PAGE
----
With so many high-profile races going on in Florida, other contests were on the ballot, but under the radar. Florida Politics pointed out 10 of those down-ballot races to watch with backgrounds on each.
While not as momentous as Donald Trump winning Florida, these races were interesting in their own right.
Miami-Dade County Mayor
Republican Mayor Carlos Gimenez went from a confident incumbent to someone battling to keep his job. He and many others thought he could win another term on Aug. 30.
In the end, he was forced into a runoff with Raquel Regalado. After a judge threw out a challenge to Gimenez’s place on the ballot, the race was on.
On Tuesday night, he earned a clear victory over Regalado, garnering 55 percent of the vote. Regalado earned 44 percent. The margin of victory was nearly 100,000 votes.
Jose Alvarez and Art Otero survived a highly contentious primary. These two sitting county commissioners squared off on Tuesday.
When the votes were counted, Alvarez rolled to a fairly easy victory. With 11 of 12 precincts counted, he had an insurmountable 63 to 37 percent lead.
Otero was a solid candidate, but helping Alvarez was the endorsement of the two labor unions representing the region’s theme park and hospitality workers.
St. Cloud Mayor
This race pitted a pastor against the community’s deputy mayor. Pastor James Nathan Blackwell wound up defeating Jeff Rinehart in a reasonably close race.
Blackwell earned 56 percent of the vote, but his election may have been in doubt earlier when he got into some trouble for talking politics from the pulpit.
In the end, he survived the legal challenge as well as the challenge from Rinehart.
Orange County Commission
The Orange County Commission District 5 race was an intense battle between the incumbent Ted Edwards and Emily Bonilla. The race was dominated by an issue involving projects on Lake Pickett.
When the votes were counted, Bonilla, an environmental activist, upset Edwards and won the seat. Her margin of victory was more than 11,000 votes out of more than 78,000 cast, translating to a 57 to 43 percent victory.
Tampa City Council
The Tampa City Council District 7 race was a free-for-all involving six candidates. This made it unlikely any candidate would earn a majority, which is precisely what happened.
Jim Davison advanced to a runoff with Luis Viera. Davison earned 30 percent of the vote while Viera came in with 22 percent.
Davison was put in the hot seat when he received a $1,000 contribution from the local Republican Party, which is forbidden for municipal candidates. He returned the contribution.
Orlando Gudes, Avis Simone Harrison, Gene Siudut, and Cyril Spiro divided the remaining votes.
Pinellas County Commission
Charlie Justice was looking to keep his District 3 seat on the Pinellas County Commission. He faced a strong challenge from Republican retired businessman Mike Mikurak.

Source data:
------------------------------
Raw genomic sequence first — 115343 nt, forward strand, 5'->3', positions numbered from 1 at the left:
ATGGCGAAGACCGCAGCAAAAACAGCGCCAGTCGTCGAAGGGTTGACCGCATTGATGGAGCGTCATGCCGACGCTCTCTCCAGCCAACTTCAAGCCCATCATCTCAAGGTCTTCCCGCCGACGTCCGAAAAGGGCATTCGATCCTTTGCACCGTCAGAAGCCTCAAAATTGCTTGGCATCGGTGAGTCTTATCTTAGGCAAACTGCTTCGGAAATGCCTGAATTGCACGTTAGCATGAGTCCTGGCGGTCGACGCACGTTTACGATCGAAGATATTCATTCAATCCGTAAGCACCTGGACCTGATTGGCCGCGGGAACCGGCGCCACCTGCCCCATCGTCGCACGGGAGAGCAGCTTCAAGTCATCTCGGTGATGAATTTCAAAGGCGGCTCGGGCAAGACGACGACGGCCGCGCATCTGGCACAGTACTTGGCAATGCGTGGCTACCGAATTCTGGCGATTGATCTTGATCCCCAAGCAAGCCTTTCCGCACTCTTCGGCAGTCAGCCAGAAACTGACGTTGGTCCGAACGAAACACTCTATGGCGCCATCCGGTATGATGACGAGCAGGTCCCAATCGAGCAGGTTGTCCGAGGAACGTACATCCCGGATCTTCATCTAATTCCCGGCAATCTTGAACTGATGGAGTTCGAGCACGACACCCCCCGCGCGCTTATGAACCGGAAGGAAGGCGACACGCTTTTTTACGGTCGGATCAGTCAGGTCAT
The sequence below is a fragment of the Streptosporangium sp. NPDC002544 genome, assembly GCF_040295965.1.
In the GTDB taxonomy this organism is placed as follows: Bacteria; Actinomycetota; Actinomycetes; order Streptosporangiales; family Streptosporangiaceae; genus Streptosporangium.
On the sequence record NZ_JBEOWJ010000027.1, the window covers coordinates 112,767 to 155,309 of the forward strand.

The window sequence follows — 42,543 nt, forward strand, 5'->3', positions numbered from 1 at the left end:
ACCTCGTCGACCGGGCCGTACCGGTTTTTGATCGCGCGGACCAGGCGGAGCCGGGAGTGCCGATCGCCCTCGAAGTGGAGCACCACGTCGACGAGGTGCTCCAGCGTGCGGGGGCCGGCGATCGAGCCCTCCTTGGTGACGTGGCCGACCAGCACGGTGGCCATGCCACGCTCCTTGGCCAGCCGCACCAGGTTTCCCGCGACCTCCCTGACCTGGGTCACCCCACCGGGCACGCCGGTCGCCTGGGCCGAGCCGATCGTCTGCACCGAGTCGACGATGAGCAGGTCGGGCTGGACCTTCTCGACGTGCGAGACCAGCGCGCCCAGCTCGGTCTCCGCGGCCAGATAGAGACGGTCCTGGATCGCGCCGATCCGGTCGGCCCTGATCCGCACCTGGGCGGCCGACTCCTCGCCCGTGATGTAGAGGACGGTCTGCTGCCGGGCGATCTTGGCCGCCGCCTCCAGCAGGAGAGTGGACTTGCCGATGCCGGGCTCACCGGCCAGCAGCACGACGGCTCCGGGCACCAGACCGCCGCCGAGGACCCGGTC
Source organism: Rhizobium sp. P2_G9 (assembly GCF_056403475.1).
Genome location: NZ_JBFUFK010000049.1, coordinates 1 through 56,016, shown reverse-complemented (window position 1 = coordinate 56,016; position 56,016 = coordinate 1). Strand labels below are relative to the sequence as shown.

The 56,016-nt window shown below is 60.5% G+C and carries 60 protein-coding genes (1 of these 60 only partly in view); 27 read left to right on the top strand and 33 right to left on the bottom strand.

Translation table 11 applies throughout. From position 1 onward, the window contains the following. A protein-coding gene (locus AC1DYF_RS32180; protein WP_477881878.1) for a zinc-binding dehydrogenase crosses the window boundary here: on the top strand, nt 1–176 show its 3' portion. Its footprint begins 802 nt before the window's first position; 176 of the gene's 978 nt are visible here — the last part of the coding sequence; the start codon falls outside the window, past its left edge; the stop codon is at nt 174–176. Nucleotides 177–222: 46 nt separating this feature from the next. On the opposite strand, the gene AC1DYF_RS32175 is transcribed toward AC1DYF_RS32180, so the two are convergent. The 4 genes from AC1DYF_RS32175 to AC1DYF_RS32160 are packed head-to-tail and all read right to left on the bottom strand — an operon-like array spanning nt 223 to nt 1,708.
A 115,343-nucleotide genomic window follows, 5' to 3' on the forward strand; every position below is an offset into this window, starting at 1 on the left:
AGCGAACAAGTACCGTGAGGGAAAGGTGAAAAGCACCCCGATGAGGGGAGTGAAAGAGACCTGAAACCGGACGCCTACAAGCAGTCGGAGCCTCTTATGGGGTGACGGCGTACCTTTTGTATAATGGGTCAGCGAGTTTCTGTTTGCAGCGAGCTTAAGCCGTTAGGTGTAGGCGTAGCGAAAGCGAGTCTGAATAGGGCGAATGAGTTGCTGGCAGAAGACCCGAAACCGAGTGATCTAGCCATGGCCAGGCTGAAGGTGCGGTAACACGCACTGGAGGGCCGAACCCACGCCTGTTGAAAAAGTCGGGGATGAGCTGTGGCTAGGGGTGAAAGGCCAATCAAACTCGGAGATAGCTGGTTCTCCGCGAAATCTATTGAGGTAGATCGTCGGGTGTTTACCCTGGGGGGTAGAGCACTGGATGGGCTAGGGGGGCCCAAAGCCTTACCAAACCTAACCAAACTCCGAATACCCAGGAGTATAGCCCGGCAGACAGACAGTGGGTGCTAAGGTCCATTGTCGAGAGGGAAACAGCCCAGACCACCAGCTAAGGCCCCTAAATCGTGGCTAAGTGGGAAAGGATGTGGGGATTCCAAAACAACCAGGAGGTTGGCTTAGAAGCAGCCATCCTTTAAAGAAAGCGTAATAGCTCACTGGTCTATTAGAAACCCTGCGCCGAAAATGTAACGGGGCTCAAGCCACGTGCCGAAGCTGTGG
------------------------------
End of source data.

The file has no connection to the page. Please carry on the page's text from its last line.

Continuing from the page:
Mikurak hammered Justice on his positions on zoning and environmental issues. He nearly pulled off the upset.
When the votes were counted, Justice had a narrow 52-48 percent victory. His victory allows the Democratic Party to keep a 4-3 majority on the commission.
Leon County Superintendent of Schools
Democratic incumbent Jackie Pons was challenged by former friend Rocky Hanna in a bitter race for Leon County Superintendent of Schools. Hanna, a former member of Pons’s administration, ran against him as a no party affiliate.
A controversial television ad against Hanna backfired against Pons, prompting some prominent supporters to abandon him. Hanna built on his record generated during his successful tenure as principal at Tallahassee’s Leon High School.
When the votes were counted, Hanna rolled to a convincing victory over Pons and two other candidates. Hanna earned 54 percent of the vote to 36 percent for Pons. Patricia Sunday and Forrest Van Camp split the remaining 10 percent.
Leon County Sheriff
This race involved four candidates, three of which switched party affiliations during the campaign. Incumbent Mike Wood, running as an NPA, was challenged by former Tallahassee police chief Walt McNeil, a Democrat, as well as Republican Charlie Strickland and NPA Tommy Mills.
McNeil described the incumbent Wood as “Rick Scott’s sheriff.” Wood was appointed by the governor following the death of longtime Sheriff Larry Campbell.
McNeil won the race by earning 46 percent of the vote, while Strickland and Wood gained 25 and 24 percent, respectively.
Jacksonville slots referendum
Supporters of CR 1, which would allow slot machines at pari-mutuel facilities, were placing their bets on the ability of increased gambling to increase jobs.
Apparently, that argument won the day because 54 percent of Duval County voters voted to approve the measure.
One hurdle remains. The Florida Supreme Court is considering a case that would decide whether a countywide vote for slots is constitutional.
Monroe County Zika Initiative
The fight against Zika was put before Monroe County voters on Tuesday. Residents were called on to weigh in on deploying genetically modified insects.
The measure was a non-binding poll and not a mandate. When the votes were counted, 57 percent voted in favor of the idea.
While not binding, three of the mosquito control board members said before the election they would take the public’s view into account before moving forward.